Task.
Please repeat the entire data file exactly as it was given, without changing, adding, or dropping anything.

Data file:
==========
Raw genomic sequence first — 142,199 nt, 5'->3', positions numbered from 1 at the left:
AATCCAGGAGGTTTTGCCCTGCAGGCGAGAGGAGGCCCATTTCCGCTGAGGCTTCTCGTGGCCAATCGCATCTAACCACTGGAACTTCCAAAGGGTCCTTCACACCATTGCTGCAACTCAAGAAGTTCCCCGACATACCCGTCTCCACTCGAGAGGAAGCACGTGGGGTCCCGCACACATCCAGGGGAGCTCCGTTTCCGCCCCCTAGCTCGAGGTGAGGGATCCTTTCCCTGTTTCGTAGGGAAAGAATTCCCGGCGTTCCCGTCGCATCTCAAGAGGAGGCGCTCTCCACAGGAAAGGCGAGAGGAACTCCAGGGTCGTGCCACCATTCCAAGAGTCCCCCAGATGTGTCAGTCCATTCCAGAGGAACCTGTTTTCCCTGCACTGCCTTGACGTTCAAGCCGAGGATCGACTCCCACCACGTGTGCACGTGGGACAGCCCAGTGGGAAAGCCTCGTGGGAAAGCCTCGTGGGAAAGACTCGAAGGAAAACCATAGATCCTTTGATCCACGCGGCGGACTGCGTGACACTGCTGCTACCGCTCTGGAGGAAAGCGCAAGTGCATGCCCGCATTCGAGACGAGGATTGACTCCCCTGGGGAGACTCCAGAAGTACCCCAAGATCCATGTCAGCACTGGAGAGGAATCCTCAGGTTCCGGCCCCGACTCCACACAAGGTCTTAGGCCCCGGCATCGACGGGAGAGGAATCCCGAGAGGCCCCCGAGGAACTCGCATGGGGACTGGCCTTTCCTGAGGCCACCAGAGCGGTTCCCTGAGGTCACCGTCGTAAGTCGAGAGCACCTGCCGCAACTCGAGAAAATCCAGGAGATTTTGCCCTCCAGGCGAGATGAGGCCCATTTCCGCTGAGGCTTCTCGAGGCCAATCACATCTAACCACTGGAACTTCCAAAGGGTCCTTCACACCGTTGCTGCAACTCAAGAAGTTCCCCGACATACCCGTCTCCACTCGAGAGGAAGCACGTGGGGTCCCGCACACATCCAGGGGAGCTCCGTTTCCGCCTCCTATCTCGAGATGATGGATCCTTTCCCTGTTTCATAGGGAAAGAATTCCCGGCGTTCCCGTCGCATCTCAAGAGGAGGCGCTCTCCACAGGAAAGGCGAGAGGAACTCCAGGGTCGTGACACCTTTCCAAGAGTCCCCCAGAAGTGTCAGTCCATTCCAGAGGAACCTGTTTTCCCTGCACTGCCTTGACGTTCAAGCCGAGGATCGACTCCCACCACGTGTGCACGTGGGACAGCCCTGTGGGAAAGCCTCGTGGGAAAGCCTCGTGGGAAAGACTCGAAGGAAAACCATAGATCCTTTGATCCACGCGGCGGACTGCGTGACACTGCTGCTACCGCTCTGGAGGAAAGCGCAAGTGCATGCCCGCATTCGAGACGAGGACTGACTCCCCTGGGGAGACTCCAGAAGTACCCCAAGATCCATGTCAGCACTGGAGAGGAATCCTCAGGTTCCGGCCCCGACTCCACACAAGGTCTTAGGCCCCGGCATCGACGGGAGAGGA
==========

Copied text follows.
Raw genomic sequence first — 142,199 nt, 5'->3', positions numbered from 1 at the left:
AATCCAGGAGGTTTTGCCCTGCAGGCGAGAGGAGGCCCATTTCCGCTGAGGCTTCTCGTGGCCAATCGCATCTAACCACTGGAACTTCCAAAGGGTCCTTCACACCATTGCTGCAACTCAAGAAGTTCCCCGACATACCCGTCTCCACTCGAGAGGAAGCACGTGGGGTCCCGCACACATCCAGGGGAGCTCCGTTTCCGCCCCCTAGCTCGAGGTGAGGGATCCTTTCCCTGTTTCGTAGGGAAAGAATTCCCGGCGTTCCCGTCGCATCTCAAGAGGAGGCGCTCTCCACAGGAAAGGCGAGAGGAACTCCAGGGTCGTGCCACCATTCCAAGAGTCCCCCAGATGTGTCAGTCCATTCCAGAGGAACCTGTTTTCCCTGCACTGCCTTGACGTTCAAGCCGAGGATCGACTCCCACCACGTGTGCACGTGGGACAGCCCAGTGGGAAAGCCTCGTGGGAAAGCCTCGTGGGAAAGACTCGAAGGAAAACCATAGATCCTTTGATCCACGCGGCGGACTGCGTGACACTGCTGCTACCGCTCTGGAGGAAAGCGCAAGTGCATGCCCGCATTCGAGACGAGGATTGACTCCCCTGGGGAGACTCCAGAAGTACCCCAAGATCCATGTCAGCACTGGAGAGGAATCCTCAGGTTCCGGCCCCGACTCCACACAAGGTCTTAGGCCCCGGCATCGACGGGAGAGGAATCCCGAGAGGCCCCCGAGGAACTCGCATGGGGACTGGCCTTTCCTGAGGCCACCAGAGCGGTTCCCTGAGGTCACCGTCGTAAGTCGAGAGCACCTGCCGCAACTCGAGAAAATCCAGGAGATTTTGCCCTCCAGGCGAGATGAGGCCCATTTCCGCTGAGGCTTCTCGAGGCCAATCACATCTAACCACTGGAACTTCCAAAGGGTCCTTCACACCGTTGCTGCAACTCAAGAAGTTCCCCGACATACCCGTCTCCACTCGAGAGGAAGCACGTGGGGTCCCGCACACATCCAGGGGAGCTCCGTTTCCGCCTCCTATCTCGAGATGATGGATCCTTTCCCTGTTTCATAGGGAAAGAATTCCCGGCGTTCCCGTCGCATCTCAAGAGGAGGCGCTCTCCACAGGAAAGGCGAGAGGAACTCCAGGGTCGTGACACCTTTCCAAGAGTCCCCCAGAAGTGTCAGTCCATTCCAGAGGAACCTGTTTTCCCTGCACTGCCTTGACGTTCAAGCCGAGGATCGACTCCCACCACGTGTGCACGTGGGACAGCCCTGTGGGAAAGCCTCGTGGGAAAGCCTCGTGGGAAAGACTCGAAGGAAAACCATAGATCCTTTGATCCACGCGGCGGACTGCGTGACACTGCTGCTACCGCTCTGGAGGAAAGCGCAAGTGCATGCCCGCATTCGAGACGAGGACTGACTCCCCTGGGGAGACTCCAGAAGTACCCCAAGATCCATGTCAGCACTGGAGAGGAATCCTCAGGTTCCGGCCCCGACTCCACACAAGGTCTTAGGCCCCGGCATCGACGGGAGAGGA